tion arc converts to the new gospel of dyna
mite. There arc facts which impart a momen
tous meaning to the rumors that the dynamite
workers in Kngland arc Irish-Americans.
AVa York Tritune.
vxiiKit which Kisa?
The poor compositor, upon whose shoulders
's laid ev cry error that ink and paper giv e to
the eyes of the reading public, is more often
sinned against than sinning. White strenu
ously endeavoring to do his best with single
heartedness of purpose, he finds himself forced
to worship at two shrines, and yield allegiance
ton throne upon which two kingly-crowned
lexicographers sit demanding homage. To
day ihc Czar Webster says some word shall lie
spelled thus and so, and to-morrow L'mpcror
Worcester dictates another fashion. In this
office the one is held up as gifted with impec
cability in orthography, and in that the other
is alone recognized as an orlheoplst to be
trusted. In one school of the art preservative
the printer has served an apprenticeship only
to find, when he has "changed base," that he
has been storing his mind with error, alid the
firoof he labored to make clean is foul, and
ooked upon as a proof of incompetency.
Under such circumstances, and they sur
round him at every turn, well may the puzzled
"comp." dig at the' roots of his ambrosial
locks for an idea of what to do, and pleadingly
question "Under what King" is he ex
pected to serve, and how he shall decide as to
what is or what is not right.
Hither of the W'sare good enough for all
the purposes of our polyglot language. No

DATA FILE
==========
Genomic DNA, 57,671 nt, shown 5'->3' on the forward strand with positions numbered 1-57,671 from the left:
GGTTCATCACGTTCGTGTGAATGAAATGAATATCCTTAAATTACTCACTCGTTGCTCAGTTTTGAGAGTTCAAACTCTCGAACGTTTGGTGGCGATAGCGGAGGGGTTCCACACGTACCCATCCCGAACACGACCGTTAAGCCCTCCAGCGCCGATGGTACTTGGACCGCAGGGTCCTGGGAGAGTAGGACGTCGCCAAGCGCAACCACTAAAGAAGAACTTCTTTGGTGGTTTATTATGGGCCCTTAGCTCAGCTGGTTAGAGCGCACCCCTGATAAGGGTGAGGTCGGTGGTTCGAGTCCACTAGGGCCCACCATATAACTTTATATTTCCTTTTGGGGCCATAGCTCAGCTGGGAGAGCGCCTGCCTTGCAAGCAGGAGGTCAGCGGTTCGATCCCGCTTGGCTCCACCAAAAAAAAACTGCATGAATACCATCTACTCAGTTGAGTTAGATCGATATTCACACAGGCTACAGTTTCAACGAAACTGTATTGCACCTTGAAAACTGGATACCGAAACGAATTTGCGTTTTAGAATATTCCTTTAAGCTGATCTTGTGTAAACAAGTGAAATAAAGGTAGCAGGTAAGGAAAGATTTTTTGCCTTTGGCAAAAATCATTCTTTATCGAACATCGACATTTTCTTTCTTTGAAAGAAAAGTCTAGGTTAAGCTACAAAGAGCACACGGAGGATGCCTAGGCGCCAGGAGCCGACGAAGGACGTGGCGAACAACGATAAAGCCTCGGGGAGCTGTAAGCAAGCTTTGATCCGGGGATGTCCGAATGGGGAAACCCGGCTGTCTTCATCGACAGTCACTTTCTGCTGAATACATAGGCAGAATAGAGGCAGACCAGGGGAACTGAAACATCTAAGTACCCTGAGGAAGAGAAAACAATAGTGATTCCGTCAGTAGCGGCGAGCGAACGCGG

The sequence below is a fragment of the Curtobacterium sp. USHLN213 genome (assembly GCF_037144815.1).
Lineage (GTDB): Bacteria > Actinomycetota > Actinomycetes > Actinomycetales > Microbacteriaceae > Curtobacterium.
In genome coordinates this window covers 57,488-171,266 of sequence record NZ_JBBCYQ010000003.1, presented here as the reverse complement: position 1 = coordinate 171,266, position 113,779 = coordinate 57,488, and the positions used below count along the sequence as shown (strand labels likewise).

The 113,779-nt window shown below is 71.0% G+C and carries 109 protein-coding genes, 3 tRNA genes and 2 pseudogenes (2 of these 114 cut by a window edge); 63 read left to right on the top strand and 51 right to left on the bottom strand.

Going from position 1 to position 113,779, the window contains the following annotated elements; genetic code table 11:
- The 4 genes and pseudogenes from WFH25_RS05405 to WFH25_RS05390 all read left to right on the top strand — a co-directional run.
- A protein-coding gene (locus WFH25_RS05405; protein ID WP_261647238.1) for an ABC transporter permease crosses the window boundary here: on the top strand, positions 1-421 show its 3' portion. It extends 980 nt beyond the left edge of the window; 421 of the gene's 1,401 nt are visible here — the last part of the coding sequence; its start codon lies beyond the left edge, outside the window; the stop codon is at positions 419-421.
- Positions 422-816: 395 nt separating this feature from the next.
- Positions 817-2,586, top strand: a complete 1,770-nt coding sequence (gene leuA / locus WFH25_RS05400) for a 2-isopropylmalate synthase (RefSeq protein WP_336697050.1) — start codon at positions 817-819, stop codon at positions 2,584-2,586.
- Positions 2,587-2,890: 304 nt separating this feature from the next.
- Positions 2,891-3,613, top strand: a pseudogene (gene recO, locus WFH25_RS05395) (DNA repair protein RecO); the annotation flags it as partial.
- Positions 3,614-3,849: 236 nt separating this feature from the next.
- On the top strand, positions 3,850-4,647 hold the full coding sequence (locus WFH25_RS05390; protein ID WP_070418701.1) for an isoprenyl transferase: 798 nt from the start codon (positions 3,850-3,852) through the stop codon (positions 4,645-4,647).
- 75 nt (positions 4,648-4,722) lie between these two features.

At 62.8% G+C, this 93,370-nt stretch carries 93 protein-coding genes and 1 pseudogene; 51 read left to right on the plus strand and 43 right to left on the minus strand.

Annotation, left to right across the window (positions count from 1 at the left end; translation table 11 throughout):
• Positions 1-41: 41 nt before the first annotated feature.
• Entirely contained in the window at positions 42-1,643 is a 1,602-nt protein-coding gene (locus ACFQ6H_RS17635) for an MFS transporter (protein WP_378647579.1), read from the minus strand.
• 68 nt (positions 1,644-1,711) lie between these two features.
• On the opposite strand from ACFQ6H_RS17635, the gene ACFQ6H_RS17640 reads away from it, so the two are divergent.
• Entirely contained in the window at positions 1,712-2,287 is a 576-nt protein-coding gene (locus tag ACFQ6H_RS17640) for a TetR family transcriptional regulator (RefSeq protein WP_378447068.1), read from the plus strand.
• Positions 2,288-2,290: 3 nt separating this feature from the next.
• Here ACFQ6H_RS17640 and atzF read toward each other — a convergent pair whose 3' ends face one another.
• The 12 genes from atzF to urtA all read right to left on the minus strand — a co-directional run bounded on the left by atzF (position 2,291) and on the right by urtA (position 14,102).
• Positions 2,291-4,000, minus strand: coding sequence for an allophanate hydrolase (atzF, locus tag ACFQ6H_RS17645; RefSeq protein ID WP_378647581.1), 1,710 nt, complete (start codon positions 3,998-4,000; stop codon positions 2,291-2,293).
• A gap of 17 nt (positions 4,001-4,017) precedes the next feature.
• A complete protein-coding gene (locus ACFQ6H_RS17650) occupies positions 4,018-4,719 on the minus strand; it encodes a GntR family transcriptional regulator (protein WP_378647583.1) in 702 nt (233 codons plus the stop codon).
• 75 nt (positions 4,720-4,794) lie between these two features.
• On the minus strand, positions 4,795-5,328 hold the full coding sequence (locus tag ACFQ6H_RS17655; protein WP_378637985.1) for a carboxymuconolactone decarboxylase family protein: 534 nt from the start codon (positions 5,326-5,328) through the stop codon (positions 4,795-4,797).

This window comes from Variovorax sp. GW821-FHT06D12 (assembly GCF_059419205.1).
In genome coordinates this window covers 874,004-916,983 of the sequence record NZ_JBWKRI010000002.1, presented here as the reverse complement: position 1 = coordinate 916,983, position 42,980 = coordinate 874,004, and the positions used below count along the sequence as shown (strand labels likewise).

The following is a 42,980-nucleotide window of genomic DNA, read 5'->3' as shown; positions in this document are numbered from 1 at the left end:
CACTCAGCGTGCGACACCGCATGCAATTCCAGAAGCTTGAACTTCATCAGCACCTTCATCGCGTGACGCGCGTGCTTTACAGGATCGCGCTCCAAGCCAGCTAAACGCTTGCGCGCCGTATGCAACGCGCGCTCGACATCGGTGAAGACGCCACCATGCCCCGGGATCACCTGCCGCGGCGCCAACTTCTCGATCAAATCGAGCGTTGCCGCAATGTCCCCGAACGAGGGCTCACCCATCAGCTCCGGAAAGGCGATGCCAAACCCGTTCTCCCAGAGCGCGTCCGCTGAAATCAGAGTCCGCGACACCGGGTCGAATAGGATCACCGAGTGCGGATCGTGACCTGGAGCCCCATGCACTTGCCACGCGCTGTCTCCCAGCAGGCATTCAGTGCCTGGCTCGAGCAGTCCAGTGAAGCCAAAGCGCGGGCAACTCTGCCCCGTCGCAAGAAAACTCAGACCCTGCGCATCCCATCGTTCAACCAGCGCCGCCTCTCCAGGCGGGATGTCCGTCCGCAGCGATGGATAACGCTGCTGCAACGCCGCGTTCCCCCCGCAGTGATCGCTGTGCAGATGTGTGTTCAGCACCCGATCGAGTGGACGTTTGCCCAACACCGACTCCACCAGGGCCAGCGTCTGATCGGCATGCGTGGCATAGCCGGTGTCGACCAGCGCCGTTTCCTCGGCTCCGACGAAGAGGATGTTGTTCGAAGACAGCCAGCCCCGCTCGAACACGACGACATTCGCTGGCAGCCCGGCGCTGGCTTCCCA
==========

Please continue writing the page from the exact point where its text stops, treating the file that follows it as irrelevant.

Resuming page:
one w ill deny that. Either of them would be
a sufficiently sure guide if there was none con
flicting. Tjiat is conceded. Uut to be tossed
about as a shuttlecock from one to the other,
to be the football for orthographical fate to
kick, is beyond even the proverbial patience
ol the good man Job, after whom, the innocent
old grand-dame imagined one branch of print
ing was named.
Hut in this matter the printer becomes the
suffering party, and without the power to
withdraw nis neck from the trap the wiseacres
have set. The learned doctors of the language
and the sapient heads of colleges have each
issued their dogmatlcaldccrees, declared one
or the other of the kings to be right, and
against them the preference of the foreman or
"jour." weigh as feathers against lead. Vet it is
very perplexing, " ail the same," to be perpe
tually doing the correct thing and finding it to
lie wrong; to be Websterian when it should be
Worcoterian, and the reverse: to lie one day
under the tanner of one king, and the v ery
next, sxithout even so much as "by your
leave," transferred to another.
As long as each of the kingly "s have such
fervent admirers; as long as neither are will,
ing to )icld; as long as no compromise is
made, there is no remedy for the evil ol which
wc complain; and it matters not to the grave
LL.D's how much or how many printers are
perplexed, or how much drawn to the verge
of at least incipient profanity. They are the
great and mighty rulers of the language, and
lie of thclvpe and slick but a serf. Uut we
de protest, and strongly, that as long as there
is not but one established and recognized
guide; as long as one office clings to one of
the W's and another tn the other, all Ihc sins
of omission shall not be charged against the
rqmpositor, and that he shall not be nude the
scape-goat of everything the advocates of a
particular lexicon shall choose to consider as
alone right and proper.
We have the very best of Authority for
asserting that it is hard to serve two masters,
and the poor printer hat been endeavoring to
da so for j ears, lias been forced against his